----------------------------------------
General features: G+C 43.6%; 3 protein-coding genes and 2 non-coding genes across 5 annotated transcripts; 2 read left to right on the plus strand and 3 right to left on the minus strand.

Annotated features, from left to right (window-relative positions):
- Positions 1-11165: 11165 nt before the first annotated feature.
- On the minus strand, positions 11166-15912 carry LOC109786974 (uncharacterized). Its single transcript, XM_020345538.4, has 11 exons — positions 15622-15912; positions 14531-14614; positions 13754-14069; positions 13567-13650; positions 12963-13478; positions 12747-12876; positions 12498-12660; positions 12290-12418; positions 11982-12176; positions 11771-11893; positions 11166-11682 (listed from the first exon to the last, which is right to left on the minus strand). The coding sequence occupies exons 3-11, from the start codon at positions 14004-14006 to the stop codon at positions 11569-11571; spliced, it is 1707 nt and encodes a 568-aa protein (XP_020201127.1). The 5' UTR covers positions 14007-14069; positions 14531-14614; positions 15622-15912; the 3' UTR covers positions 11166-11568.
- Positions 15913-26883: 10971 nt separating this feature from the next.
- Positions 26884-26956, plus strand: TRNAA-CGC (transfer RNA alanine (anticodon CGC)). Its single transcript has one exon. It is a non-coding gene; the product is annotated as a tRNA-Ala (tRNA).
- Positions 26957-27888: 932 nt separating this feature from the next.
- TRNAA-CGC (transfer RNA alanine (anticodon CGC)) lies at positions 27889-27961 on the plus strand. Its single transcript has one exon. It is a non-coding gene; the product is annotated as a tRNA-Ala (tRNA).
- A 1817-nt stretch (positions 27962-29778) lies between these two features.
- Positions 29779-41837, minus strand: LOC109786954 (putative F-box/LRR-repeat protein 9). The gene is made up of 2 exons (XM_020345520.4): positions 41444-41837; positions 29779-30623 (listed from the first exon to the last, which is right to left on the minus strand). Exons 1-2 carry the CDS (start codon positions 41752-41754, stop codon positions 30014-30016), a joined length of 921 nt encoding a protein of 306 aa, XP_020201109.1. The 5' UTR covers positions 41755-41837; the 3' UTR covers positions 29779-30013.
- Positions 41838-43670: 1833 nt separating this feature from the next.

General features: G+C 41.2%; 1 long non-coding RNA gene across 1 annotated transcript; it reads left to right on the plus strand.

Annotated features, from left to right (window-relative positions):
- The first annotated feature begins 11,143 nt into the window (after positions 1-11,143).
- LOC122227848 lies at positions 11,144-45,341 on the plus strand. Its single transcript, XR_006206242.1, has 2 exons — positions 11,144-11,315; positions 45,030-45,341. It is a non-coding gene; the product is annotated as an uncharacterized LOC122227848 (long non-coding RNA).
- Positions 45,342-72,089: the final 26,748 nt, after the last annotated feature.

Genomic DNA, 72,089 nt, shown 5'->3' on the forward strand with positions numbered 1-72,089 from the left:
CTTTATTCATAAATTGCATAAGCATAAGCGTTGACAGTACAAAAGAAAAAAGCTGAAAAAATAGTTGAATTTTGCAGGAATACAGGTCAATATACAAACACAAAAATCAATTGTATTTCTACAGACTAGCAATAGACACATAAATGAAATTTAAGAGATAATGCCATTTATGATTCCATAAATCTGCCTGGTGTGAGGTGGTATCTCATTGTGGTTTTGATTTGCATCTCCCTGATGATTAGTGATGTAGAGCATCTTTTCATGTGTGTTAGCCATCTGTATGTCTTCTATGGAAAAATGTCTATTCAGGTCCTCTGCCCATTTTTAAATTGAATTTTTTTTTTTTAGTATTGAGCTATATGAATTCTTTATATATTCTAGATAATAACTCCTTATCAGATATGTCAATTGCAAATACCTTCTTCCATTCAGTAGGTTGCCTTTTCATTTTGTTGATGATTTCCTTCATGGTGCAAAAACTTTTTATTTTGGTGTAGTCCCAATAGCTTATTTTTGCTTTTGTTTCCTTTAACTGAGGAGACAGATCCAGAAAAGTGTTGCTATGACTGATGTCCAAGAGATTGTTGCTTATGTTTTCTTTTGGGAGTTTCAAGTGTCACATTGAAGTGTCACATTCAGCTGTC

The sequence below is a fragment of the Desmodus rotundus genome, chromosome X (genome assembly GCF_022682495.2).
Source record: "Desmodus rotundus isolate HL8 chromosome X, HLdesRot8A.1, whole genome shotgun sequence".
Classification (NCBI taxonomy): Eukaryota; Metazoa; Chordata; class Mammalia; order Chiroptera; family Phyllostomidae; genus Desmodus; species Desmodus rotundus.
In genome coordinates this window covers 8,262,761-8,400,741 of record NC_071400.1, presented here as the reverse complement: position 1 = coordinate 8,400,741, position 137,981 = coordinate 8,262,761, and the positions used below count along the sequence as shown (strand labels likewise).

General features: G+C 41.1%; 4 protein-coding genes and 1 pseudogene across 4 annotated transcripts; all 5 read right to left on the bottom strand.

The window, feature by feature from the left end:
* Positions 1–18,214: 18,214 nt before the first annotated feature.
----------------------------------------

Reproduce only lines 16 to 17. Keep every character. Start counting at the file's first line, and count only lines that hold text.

- Positions 45,342-72,089: the final 26,748 nt, after the last annotated feature.

Genomic DNA, 72,089 nt, shown 5'->3' on the forward strand with positions numbered 1-72,089 from the left: